Have you seen what the NFL is talking about doing? They are seriously considering moving the spot of the ball for the extra-point, from the two-yard line back to the twenty-five. The reasoning is that the extra-point has become almost automatic and this will put some excitement into the game. This is clearly a case of trying to fix something that isn’t broken. Why do they always feel the need to change something for change sake?
Most know that I absolutely abhor change, especially when there is no need for it. I have always lived by the mantra that change is bad. When things are genuinely improved, I’ll jump on board. Clearly, the iPhone 5 was a vast improvement over the antiquated model I owned. I made the move two days after they came out and loved it. So don’t think I’m a total curmudgeon that longs for the days when the 8-track will regain its popularity. By the way…can anyone tell me why vinyl records are making a comeback? I haven’t missed warped records that scratch, hiss and make it tough to find a particular track. But for whatever reason – records are once again soaring in popularity.
NASCAR has made drastic changes (again) to their “Chase for the Sprint Cup”. The manufactured drama of their version of playoffs has always seemed contrived to me, since it was first introduced for the 2004 season. Now it just seems absurd. Under the new format, sixteen drivers will make the chase. Then after every third race, the lowest ranked four drivers are eliminated until there are only four drivers left entering the final race. Then, the points are reset where the final four drivers are even. Whichever of the remaining four drivers has the best finish in the season-finale at Homestead will win the championship.
Although it seems to contain a lot of artificial drama – I don’t have a huge problem with the new format until it gets down to that last race. Then, everything has the potential to go terribly wrong and unfair. Dale Earnhardt, Jr. has rabid fans. As of right now, Dale, Jr. is the early Sprint Cup points leader, after a win at Daytona and a second-place finish at Phoenix. Let’s say Earnhardt continues to have a strong season and leads the points from February through the season-finale at Homestead. To even further demonstrate the point, let’s assume he wins the pole for the final race. After a completely dominating season, he gets caught up in someone else’s accident and stuffs his car into the wall. Suddenly, after leading the points wire to wire for nine months – Earnhardt finishes fourth in the championship. How excited do you think Junior Nation will be?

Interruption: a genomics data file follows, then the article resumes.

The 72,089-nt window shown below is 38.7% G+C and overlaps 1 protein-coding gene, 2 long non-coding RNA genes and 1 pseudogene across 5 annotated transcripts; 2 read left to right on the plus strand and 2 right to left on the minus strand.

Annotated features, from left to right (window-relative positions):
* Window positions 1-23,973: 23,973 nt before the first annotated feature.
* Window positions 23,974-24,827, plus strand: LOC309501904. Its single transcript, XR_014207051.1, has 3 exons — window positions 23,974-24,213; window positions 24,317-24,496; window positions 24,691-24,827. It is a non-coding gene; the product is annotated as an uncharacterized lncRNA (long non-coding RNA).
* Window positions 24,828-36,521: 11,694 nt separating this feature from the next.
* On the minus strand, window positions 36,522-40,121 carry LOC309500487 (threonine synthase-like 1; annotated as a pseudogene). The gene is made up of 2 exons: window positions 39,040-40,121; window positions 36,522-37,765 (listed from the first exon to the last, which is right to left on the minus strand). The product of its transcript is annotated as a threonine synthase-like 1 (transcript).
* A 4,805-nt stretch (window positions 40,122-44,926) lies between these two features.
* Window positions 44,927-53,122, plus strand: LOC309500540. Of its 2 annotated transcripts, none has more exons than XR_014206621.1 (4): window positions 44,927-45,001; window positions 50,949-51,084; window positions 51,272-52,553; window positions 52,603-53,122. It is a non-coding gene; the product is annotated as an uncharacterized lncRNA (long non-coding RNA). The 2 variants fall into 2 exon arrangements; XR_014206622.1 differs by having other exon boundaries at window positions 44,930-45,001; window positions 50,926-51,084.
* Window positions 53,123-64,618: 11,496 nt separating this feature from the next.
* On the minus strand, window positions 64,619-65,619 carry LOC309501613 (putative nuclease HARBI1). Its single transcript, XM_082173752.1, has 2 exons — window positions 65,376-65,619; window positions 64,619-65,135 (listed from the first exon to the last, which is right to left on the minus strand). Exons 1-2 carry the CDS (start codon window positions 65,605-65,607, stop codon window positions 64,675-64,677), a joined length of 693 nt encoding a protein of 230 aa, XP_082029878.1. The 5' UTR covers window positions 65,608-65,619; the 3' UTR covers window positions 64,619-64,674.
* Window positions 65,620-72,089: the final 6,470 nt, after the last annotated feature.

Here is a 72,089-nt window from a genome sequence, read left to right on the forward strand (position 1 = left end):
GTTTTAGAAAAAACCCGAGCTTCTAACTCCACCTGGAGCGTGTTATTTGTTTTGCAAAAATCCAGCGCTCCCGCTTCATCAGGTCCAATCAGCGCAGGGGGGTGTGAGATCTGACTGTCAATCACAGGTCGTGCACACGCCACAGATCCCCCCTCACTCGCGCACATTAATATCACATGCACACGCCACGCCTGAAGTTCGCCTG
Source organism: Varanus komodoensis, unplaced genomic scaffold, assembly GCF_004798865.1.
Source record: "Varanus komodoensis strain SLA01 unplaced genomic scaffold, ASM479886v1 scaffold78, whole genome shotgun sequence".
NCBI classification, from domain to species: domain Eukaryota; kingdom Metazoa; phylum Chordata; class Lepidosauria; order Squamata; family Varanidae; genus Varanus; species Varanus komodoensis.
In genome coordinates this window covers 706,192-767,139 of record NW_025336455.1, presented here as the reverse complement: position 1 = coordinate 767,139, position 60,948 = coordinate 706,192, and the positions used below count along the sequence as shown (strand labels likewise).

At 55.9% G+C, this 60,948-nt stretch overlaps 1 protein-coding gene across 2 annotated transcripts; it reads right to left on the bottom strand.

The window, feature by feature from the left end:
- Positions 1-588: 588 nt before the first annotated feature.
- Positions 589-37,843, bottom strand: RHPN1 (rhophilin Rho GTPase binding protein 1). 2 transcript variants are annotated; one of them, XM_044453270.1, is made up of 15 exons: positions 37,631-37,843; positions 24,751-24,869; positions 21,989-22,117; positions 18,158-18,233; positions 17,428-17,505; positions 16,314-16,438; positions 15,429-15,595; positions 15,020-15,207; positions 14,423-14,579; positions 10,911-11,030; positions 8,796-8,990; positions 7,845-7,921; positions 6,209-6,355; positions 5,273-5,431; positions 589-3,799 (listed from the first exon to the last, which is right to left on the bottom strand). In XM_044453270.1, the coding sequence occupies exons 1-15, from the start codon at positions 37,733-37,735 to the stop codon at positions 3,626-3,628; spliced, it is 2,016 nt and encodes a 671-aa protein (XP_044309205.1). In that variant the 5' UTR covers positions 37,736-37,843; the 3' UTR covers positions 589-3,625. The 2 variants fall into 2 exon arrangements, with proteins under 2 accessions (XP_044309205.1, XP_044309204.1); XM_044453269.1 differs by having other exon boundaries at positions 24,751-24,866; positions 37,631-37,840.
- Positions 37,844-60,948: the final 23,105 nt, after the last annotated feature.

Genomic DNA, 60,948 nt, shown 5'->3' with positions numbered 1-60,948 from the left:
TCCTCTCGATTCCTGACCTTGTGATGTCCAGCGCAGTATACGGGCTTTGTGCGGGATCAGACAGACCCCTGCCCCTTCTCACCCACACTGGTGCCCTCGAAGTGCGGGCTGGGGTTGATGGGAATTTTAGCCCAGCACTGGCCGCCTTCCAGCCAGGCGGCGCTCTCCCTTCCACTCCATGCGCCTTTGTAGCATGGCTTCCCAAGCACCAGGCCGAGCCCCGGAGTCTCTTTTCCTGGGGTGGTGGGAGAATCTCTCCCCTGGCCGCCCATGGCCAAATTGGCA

So often, sports entities decide that something needs to be tweaked or revamped when it really doesn’t. It’s just change for the sake of change.
All of us have had various complaints about the IndyCar Series over the years. It seems those complaints have grown louder over the past few months. They have made some unnecessary rule changes and done unneeded makeovers, like the proposed changes to the qualification format for this year’s Indianapolis 500. It can drive an anti-change person like me through the wall.
But I will take my hat off to the powers-that-be in IndyCar when it comes to the championship point-system – they have wisely left it alone for the most part. The only change they have made recently was adding a bonus point per race to a driver for leading at least one lap in a race. Winning the pole is worth another point and leading the most laps in a race is worth two points. Winning the race is worth fifty points, placing second will net you forty points, third earns thirty-five points and it continues to decrease down to twenty-fifth position paying only five points. Anything lower than that, still pays five points.
It sounds pretty simple, but it has worked to perfection over the years. In fact, the last time that the IndyCar championship did not go down to the final race was in 2004, when Tony Kanaan wrapped up the title at Fontana with a race still to run at Texas. Last year marked the ninth straight season that the championship went to the final race. Those nine years have produced some unbelievable moments in the season finale.
While almost every sport makes tweaks to make their sport more exciting for their fans, IndyCar has no reason to change their point structure. To their credit, they haven’t.
There are things about IndyCar that even a person like me who despises change, will admit need to be made in order to improve things. Thankfully, they have chosen to not adopt gimmicks and massive rule changes for their on-track product. A “chase” is probably the last thing that IndyCar needs. Hopefully, those in charge on 16th Street across from The Speedway will always realize this and not follow the lead of NASCAR and the NFL in making ridiculous and unnecessary changes. Change is bad!